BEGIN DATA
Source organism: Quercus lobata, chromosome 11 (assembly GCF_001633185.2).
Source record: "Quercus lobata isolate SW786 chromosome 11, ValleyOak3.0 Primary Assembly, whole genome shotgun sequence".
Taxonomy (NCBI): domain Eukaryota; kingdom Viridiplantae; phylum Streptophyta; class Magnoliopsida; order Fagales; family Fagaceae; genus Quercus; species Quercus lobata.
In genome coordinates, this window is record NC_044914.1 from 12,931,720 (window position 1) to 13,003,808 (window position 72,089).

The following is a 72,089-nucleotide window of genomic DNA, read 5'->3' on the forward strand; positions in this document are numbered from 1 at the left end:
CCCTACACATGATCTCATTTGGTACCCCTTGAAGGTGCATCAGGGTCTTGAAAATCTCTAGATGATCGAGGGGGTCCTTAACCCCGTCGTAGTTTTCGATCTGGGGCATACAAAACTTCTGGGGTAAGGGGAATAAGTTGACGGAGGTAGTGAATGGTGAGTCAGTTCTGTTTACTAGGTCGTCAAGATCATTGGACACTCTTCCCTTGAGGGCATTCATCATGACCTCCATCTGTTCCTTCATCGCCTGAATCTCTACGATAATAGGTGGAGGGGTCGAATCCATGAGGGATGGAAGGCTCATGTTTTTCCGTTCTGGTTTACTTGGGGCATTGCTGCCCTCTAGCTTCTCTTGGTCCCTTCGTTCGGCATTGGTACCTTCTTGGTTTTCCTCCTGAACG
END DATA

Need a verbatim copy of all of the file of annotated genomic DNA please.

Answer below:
Source organism: Quercus lobata, chromosome 11 (assembly GCF_001633185.2).
Source record: "Quercus lobata isolate SW786 chromosome 11, ValleyOak3.0 Primary Assembly, whole genome shotgun sequence".
Taxonomy (NCBI): domain Eukaryota; kingdom Viridiplantae; phylum Streptophyta; class Magnoliopsida; order Fagales; family Fagaceae; genus Quercus; species Quercus lobata.
In genome coordinates, this window is record NC_044914.1 from 12,931,720 (window position 1) to 13,003,808 (window position 72,089).

The following is a 72,089-nucleotide window of genomic DNA, read 5'->3' on the forward strand; positions in this document are numbered from 1 at the left end:
CCCTACACATGATCTCATTTGGTACCCCTTGAAGGTGCATCAGGGTCTTGAAAATCTCTAGATGATCGAGGGGGTCCTTAACCCCGTCGTAGTTTTCGATCTGGGGCATACAAAACTTCTGGGGTAAGGGGAATAAGTTGACGGAGGTAGTGAATGGTGAGTCAGTTCTGTTTACTAGGTCGTCAAGATCATTGGACACTCTTCCCTTGAGGGCATTCATCATGACCTCCATCTGTTCCTTCATCGCCTGAATCTCTACGATAATAGGTGGAGGGGTCGAATCCATGAGGGATGGAAGGCTCATGTTTTTCCGTTCTGGTTTACTTGGGGCATTGCTGCCCTCTAGCTTCTCTTGGTCCCTTCGTTCGGCATTGGTACCTTCTTGGTTTTCCTCCTGAACG